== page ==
We typically wrap in a layer of banana leaves and then a layer of foil to hold it all together. Remember that traditional kalua style pork is basically steamed in the imo so the foil will replicate this. If you choose to avoid the foil you will want to wrap in several layers of banana leaves because the outer leaves will tend to dry out pretty quickly.
Continue to cook the pork butt to an internal temperature of about 200-203 degrees. You are monitoring the internal temperature with a temp probe, right? If you are not monitoring with a temp probe, the wrapped stage will typically take another 2-3 hours for a 5-pound pork butt. Again, this will vary greatly depending on many variables so please monitor your temp.
Rest the Hawaiian Pulled Pork
Once the pork has reached temp, remove it from the grill and let it rest for at least 15-30 minutes before shredding. You can also rest the pork, wrapped, in a cooler or Cambro for many hours if it is done before you are ready to start your luau.
Serving the Hawaiian Style Kalua Pork
When you are ready to serve, shred the Hawaiin pulled pork into a large bowl. Discard the banana leaves or use as a garnish or to line the bowl but don't eat it.
One of the traditional ways of serving Hawaiian pulled pork is as part of a plate lunch. The kalua pork goes great with homemade macaroni salad, and rice. Wash it down with a Coconut Mai Tai or your favorite tiki drink.
If you are craving a pulled pork that is packed with even more flavor, then give our slow smoked Eastern North Carolina Pulled Pork or Cochinita Pibil on your Grill or Smoker a try.
For a little more flavorful rice, serve it with some Caribbean Rice and Beans or Puerto Rican Arroz Con Gandules: Rice with Pigeon Peas.
If you have leftovers, wrap them tightly in foil. To reheat, place in the oven and cook, wrapped, until warm. For the absolute best way to store and reheat leftover meat and BBQ, vacuum seal the pork and then reheat in a sous vide to 145-150 degrees. This is without a doubt the most failproof way to reheat meat and is a great method for reverse sear cooking meat like our Sous Vide Florentine Style Porterhouse. A sous vide is one of our must own kitchen gadgets for meat lovers. There are endless options for sous vide, but the Anova Nano is a great unit for a reasonable price for those interested in getting into sous vide cooking.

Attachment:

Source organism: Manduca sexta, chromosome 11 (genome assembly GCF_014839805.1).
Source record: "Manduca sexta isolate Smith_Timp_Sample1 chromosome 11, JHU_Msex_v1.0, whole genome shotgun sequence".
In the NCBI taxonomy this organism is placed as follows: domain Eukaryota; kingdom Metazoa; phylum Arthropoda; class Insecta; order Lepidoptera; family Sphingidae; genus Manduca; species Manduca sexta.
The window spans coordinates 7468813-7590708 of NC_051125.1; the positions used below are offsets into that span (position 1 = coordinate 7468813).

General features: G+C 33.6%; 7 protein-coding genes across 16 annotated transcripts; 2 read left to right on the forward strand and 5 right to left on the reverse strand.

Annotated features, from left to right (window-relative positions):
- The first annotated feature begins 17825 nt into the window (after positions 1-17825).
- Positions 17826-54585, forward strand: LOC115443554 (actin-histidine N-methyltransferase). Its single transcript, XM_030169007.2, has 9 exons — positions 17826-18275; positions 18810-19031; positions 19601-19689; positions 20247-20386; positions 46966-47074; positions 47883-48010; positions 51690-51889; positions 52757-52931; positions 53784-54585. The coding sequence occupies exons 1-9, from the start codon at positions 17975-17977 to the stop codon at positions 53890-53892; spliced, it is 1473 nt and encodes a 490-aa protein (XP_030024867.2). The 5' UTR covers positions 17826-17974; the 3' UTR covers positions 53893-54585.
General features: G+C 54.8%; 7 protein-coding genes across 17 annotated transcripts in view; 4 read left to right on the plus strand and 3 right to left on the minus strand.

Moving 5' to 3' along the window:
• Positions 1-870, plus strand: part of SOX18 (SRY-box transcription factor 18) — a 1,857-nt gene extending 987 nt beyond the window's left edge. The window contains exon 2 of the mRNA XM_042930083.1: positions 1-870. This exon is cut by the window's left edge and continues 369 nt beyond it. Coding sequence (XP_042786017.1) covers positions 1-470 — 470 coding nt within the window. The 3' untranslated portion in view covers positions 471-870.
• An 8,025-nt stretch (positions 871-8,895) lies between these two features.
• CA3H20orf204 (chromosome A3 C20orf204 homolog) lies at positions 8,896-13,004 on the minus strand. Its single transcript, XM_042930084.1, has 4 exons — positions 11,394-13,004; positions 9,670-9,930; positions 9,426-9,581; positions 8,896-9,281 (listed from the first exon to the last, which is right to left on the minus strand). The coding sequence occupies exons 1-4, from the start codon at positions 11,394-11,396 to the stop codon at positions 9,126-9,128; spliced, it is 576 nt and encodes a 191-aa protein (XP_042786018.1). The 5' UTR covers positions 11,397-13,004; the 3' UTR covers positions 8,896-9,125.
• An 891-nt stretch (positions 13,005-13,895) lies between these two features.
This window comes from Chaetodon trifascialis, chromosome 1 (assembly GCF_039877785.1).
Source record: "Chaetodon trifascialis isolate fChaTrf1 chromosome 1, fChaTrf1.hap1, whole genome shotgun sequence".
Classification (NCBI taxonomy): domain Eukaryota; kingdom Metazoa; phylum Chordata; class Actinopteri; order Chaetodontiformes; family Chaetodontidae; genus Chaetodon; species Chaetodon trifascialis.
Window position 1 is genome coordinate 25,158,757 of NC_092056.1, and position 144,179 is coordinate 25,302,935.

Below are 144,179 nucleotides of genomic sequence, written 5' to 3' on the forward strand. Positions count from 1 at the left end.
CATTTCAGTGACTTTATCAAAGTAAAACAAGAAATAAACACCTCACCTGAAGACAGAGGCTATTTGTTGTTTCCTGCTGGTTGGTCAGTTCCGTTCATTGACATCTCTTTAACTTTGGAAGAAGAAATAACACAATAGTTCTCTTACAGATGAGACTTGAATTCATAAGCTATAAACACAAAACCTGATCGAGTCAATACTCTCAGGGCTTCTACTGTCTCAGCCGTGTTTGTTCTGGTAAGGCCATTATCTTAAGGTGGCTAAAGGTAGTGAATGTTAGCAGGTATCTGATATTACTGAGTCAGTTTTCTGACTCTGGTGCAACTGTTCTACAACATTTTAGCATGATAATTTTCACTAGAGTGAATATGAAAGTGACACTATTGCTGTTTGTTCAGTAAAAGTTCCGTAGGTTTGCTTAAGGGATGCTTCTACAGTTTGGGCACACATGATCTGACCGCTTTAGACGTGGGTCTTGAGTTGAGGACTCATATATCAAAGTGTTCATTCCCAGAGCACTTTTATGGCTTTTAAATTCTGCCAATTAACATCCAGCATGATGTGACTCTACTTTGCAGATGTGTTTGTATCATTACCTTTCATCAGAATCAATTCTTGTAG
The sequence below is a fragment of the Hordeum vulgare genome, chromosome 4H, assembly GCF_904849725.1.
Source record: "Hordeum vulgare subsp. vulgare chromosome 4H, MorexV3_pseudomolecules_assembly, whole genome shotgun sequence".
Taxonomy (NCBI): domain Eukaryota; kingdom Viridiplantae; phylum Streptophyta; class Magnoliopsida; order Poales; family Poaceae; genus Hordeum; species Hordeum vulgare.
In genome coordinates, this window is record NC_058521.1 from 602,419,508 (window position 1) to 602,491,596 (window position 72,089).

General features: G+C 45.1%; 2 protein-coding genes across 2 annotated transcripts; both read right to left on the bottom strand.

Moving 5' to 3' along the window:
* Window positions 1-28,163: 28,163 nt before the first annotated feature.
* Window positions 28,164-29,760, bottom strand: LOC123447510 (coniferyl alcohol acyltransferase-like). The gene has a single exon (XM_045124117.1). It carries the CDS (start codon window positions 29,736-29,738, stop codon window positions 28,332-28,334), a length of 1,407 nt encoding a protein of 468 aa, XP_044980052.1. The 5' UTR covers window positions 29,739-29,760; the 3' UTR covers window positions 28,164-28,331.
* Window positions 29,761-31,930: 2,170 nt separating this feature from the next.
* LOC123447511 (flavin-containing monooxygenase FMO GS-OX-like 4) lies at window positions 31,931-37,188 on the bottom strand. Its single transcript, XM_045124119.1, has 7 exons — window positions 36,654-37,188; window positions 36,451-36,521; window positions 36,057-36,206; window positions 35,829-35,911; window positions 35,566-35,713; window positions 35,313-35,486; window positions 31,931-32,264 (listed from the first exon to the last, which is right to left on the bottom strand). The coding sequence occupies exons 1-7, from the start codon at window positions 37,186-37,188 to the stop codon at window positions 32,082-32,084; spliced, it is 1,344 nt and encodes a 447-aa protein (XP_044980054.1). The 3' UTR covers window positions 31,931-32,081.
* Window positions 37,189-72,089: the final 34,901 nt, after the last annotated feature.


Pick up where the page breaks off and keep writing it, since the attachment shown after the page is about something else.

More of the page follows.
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Hawaiian Kalua Pork
- 6 pound Pork Butt
- 2 Tab Red Sea Salt
- 2 Tab Olive Oil
- Banana Leaves
- Trim excess fat from the exterior of the pork butt.
- Lightly rub the outside of the pork butt with the olive oil and then rub with the Alaea Red Sea Salt.
- Preheat your grill or smoker to 250 degrees. Smoke the kalua pork to an internal temp of 160 degrees or for about 3 hours.
- Wrap the kalua pork in banana leaves and then in foil. Continue to cook to an internal temperature of 200-203 degrees (about 2-3 more hours). If you are not monitoring internal temperature the pork is done when you can easily shred it with a fork.
- Shred and serve warm, or you can keep wrapped and place in a cooler for several hours before eating.